Even if it was wrong on the procedural points the Court of Appeal did not think that a reasonable employer would have dismissed members of staff with 20 years' service for doing what they did. It had not violated the patient's dignity any more than any other method of restraint would have done and was not greatly different to two nurses on a previous shift holding his chair to the table.
He was particularly concerned that the Police had been called in. Whilst employers in the public sector have to be transparent, they also owe duties to the employees and this should not involve "defensive management responses which focus solely on their own interests." There had never been any suggestion that the nurses were acting in anything other than the best interests of the patient and the Trust should have given more thought to whether there was any realistic basis for thinking that their actions might be criminal.
Elias LJ's footnotes are, with respect, a useful and perhaps overdue corrective to the tendency to treat every departure from textbook practice in the health care sector as serious misconduct justifying draconian measures with drastic consequences.
Thursday, February 16, 2012
Mr Ravat lives in Preston (England.) He was employed by a (UK) subsidiary of the (American) oil company Haliburton based in Aberdeen ( Scotland.) He was made redundant and claimed Unfair Dismissal.
At the time of his redundancy he was carrying out work in the (Libyan) desert for the benefit of another (German) subsidiary of Haliburton. He "commuted" to and from Libya, spending 28 days on and 28 days off, the latter in Preston (England.)
In 2003 when he was first sent to Libya (having previously worked in turn in England and in Algeria) he had sought confirmation from his employer that he would continue to be covered by UK law and had been assured that he would.
For some obscure reason (!), the Tribunal system found this extremely simple arrangement (!) difficult to categorise in terms of whether an Employment Tribunal in Great Britain (specifically Scotland, where his employer was based) had jurisdiction to hear his Unfair Dismissal claim.
The legislation on Unfair Dismissal used to provide at one time that the right to claim did not apply to an employee who "ordinarily works outside Great Britain." This clause however no longer appears - the Employment Rights Act 1996 is completely silent on the point.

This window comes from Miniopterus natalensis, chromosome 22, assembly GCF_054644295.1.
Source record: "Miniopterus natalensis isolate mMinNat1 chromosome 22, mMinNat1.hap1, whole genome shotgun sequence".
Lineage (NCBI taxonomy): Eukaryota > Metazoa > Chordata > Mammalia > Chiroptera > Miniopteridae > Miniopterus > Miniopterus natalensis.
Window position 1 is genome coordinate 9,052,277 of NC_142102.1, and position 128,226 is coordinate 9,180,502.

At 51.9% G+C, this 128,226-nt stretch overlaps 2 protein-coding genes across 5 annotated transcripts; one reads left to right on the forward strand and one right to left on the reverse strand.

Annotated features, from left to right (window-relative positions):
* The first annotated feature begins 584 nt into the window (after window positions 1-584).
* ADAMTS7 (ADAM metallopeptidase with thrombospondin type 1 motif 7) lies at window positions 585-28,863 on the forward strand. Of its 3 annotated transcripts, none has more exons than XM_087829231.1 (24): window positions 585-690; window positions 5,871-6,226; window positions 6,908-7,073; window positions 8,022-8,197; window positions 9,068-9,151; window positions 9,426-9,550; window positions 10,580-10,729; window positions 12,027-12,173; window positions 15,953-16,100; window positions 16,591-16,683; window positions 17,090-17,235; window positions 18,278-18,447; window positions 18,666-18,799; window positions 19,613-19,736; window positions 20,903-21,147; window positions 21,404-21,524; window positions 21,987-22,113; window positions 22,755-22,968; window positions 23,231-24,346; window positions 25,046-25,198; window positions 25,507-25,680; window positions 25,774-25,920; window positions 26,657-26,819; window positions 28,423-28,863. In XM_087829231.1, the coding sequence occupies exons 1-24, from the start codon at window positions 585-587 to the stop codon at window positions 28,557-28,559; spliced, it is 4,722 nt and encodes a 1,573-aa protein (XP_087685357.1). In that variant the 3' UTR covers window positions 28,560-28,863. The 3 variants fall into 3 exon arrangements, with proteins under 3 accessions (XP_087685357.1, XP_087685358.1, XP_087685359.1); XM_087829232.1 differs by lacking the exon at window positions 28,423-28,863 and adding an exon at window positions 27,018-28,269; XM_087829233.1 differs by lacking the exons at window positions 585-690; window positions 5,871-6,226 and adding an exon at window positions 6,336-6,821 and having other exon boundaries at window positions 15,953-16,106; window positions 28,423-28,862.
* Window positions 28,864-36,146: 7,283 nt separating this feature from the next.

In 2006 the House of Lords considered the position in Lawson v Serco. In effect this decided that someone who worked and was based abroad would not normally be covered by the legislation but there might be exceptional circumstances where the connection with Great Britain was sufficiently clear that there would be jurisdiction to hear the case.
This would include "peripatetic" employees such as an airline pilot who is based at Heathrow but "works" in the skies all over the world. It would also include someone posted abroad for the purposes of a business conducted in Britain (e.g. the Moscow correspondent of a UK daily newspaper) and an employee working in a political or social British enclave abroad (e.g. embassy staff, someone working at an army base on the Rhine.)
Subsequent case law has extended this to cover the situation of employees in an EU school who were employed by the British Government under contracts governed by English law.
The Employment Tribunal decided that there was a sufficiently substantial connection between his employment and Great Britain to make it appropriate to hear the Claim.
The Employment Appeal Tribunal overturned this - he was doing work for a German company in Libya.
This was then overturned in turn by the Extra Division (the Scottish equivalent for this purpose of the Court of Appeal.) And so the case ended up in the Supreme Court for a final decision.
Mr Ravat won. The Supreme Court decided that it was not necessary to shoe-horn the Claimant in to one of the categories in Serco. It simply had to be decided whether the connection with Great Britain was sufficiently strong and substantial that jurisdiction should arise and they felt that here it was. Whilst not conclusive, the facts that the Claimant's employer was based in the UK, that he lived in the UK and that he had been told UK law would apply to him were all factors to be weighed into the equation.
Whilst this outcome seems fair in this particular case, it has to be said (with respect) that the law still does not seem to be at all certain as to in what circumstances jurisdiction will arise and in which it will not. There will no doubt be further litigation and difficult borderline cases in future.